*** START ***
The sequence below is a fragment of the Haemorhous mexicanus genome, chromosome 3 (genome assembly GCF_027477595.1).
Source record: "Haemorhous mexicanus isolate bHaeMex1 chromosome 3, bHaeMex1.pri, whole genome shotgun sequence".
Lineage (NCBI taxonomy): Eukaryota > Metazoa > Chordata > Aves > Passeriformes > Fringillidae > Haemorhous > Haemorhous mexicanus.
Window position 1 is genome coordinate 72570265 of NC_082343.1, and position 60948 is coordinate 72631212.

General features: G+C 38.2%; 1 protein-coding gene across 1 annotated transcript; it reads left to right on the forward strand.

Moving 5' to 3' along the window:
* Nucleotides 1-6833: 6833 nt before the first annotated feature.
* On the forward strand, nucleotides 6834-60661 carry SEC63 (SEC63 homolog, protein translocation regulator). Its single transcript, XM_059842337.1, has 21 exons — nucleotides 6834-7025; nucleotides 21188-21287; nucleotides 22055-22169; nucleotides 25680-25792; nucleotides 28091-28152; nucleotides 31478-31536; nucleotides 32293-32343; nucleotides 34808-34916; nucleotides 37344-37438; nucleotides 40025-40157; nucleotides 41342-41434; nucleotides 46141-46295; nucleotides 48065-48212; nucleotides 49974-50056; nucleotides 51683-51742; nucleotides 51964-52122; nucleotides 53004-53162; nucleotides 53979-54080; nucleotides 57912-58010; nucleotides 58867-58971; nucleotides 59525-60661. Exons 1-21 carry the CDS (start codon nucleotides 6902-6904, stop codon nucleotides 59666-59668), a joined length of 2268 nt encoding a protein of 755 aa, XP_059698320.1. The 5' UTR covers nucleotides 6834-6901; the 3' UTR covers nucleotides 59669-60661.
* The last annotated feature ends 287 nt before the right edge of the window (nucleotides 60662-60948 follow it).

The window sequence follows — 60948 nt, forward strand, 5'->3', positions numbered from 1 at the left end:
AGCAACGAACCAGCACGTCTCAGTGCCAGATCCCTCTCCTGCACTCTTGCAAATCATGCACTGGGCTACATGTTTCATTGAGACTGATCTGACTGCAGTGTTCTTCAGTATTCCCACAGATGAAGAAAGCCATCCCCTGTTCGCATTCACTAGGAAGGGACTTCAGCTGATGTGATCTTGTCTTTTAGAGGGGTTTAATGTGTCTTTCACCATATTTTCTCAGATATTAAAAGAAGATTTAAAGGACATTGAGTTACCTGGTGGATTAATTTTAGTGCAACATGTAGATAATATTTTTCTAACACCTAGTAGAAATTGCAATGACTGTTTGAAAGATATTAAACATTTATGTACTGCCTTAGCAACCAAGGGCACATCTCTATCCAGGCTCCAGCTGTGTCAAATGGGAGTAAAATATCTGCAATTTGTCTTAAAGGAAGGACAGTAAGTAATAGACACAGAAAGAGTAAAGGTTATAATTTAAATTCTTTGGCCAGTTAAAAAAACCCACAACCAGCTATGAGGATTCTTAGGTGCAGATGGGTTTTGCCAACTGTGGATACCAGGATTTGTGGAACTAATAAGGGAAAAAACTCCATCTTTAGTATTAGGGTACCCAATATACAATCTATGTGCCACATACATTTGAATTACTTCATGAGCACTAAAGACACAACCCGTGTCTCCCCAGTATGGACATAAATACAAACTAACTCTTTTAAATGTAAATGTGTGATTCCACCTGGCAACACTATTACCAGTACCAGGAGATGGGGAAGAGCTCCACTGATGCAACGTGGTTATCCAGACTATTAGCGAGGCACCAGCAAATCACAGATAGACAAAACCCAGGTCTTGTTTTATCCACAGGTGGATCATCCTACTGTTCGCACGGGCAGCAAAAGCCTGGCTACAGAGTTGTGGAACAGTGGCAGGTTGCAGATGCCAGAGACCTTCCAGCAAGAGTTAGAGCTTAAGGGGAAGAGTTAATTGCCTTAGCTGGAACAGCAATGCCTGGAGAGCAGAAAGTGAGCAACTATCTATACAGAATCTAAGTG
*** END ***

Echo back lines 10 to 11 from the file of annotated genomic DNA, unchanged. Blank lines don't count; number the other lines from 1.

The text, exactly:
The window sequence follows — 60948 nt, forward strand, 5'->3', positions numbered from 1 at the left end:
AGCAACGAACCAGCACGTCTCAGTGCCAGATCCCTCTCCTGCACTCTTGCAAATCATGCACTGGGCTACATGTTTCATTGAGACTGATCTGACTGCAGTGTTCTTCAGTATTCCCACAGATGAAGAAAGCCATCCCCTGTTCGCATTCACTAGGAAGGGACTTCAGCTGATGTGATCTTGTCTTTTAGAGGGGTTTAATGTGTCTTTCACCATATTTTCTCAGATATTAAAAGAAGATTTAAAGGACATTGAGTTACCTGGTGGATTAATTTTAGTGCAACATGTAGATAATATTTTTCTAACACCTAGTAGAAATTGCAATGACTGTTTGAAAGATATTAAACATTTATGTACTGCCTTAGCAACCAAGGGCACATCTCTATCCAGGCTCCAGCTGTGTCAAATGGGAGTAAAATATCTGCAATTTGTCTTAAAGGAAGGACAGTAAGTAATAGACACAGAAAGAGTAAAGGTTATAATTTAAATTCTTTGGCCAGTTAAAAAAACCCACAACCAGCTATGAGGATTCTTAGGTGCAGATGGGTTTTGCCAACTGTGGATACCAGGATTTGTGGAACTAATAAGGGAAAAAACTCCATCTTTAGTATTAGGGTACCCAATATACAATCTATGTGCCACATACATTTGAATTACTTCATGAGCACTAAAGACACAACCCGTGTCTCCCCAGTATGGACATAAATACAAACTAACTCTTTTAAATGTAAATGTGTGATTCCACCTGGCAACACTATTACCAGTACCAGGAGATGGGGAAGAGCTCCACTGATGCAACGTGGTTATCCAGACTATTAGCGAGGCACCAGCAAATCACAGATAGACAAAACCCAGGTCTTGTTTTATCCACAGGTGGATCATCCTACTGTTCGCACGGGCAGCAAAAGCCTGGCTACAGAGTTGTGGAACAGTGGCAGGTTGCAGATGCCAGAGACCTTCCAGCAAGAGTTAGAGCTTAAGGGGAAGAGTTAATTGCCTTAGCTGGAACAGCAATGCCTGGAGAGCAGAAAGTGAGCAACTATCTATACAGAATCTAAGTG